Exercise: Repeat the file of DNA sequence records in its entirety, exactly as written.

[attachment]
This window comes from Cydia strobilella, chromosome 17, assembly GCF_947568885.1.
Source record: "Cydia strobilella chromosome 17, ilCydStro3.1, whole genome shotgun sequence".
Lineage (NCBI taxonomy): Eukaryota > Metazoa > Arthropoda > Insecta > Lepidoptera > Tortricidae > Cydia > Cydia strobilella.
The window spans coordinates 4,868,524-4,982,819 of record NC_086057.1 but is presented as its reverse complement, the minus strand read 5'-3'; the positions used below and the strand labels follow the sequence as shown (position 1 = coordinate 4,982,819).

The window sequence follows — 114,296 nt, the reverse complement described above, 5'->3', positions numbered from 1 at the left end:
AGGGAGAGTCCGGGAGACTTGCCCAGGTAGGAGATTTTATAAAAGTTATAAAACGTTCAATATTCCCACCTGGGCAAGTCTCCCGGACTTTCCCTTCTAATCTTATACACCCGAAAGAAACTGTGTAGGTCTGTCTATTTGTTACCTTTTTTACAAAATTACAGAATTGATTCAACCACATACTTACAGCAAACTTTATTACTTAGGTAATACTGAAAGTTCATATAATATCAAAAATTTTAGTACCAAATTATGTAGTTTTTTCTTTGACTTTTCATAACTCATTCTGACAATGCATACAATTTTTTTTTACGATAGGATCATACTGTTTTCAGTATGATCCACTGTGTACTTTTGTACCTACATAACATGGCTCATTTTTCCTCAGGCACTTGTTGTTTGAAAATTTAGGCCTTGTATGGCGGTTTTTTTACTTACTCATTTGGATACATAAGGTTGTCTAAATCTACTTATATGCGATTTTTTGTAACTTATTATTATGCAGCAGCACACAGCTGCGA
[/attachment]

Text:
This window comes from Cydia strobilella, chromosome 17, assembly GCF_947568885.1.
Source record: "Cydia strobilella chromosome 17, ilCydStro3.1, whole genome shotgun sequence".
Lineage (NCBI taxonomy): Eukaryota > Metazoa > Arthropoda > Insecta > Lepidoptera > Tortricidae > Cydia > Cydia strobilella.
The window spans coordinates 4,868,524-4,982,819 of record NC_086057.1 but is presented as its reverse complement, the minus strand read 5'-3'; the positions used below and the strand labels follow the sequence as shown (position 1 = coordinate 4,982,819).

The window sequence follows — 114,296 nt, the reverse complement described above, 5'->3', positions numbered from 1 at the left end:
AGGGAGAGTCCGGGAGACTTGCCCAGGTAGGAGATTTTATAAAAGTTATAAAACGTTCAATATTCCCACCTGGGCAAGTCTCCCGGACTTTCCCTTCTAATCTTATACACCCGAAAGAAACTGTGTAGGTCTGTCTATTTGTTACCTTTTTTACAAAATTACAGAATTGATTCAACCACATACTTACAGCAAACTTTATTACTTAGGTAATACTGAAAGTTCATATAATATCAAAAATTTTAGTACCAAATTATGTAGTTTTTTCTTTGACTTTTCATAACTCATTCTGACAATGCATACAATTTTTTTTTACGATAGGATCATACTGTTTTCAGTATGATCCACTGTGTACTTTTGTACCTACATAACATGGCTCATTTTTCCTCAGGCACTTGTTGTTTGAAAATTTAGGCCTTGTATGGCGGTTTTTTTACTTACTCATTTGGATACATAAGGTTGTCTAAATCTACTTATATGCGATTTTTTGTAACTTATTATTATGCAGCAGCACACAGCTGCGA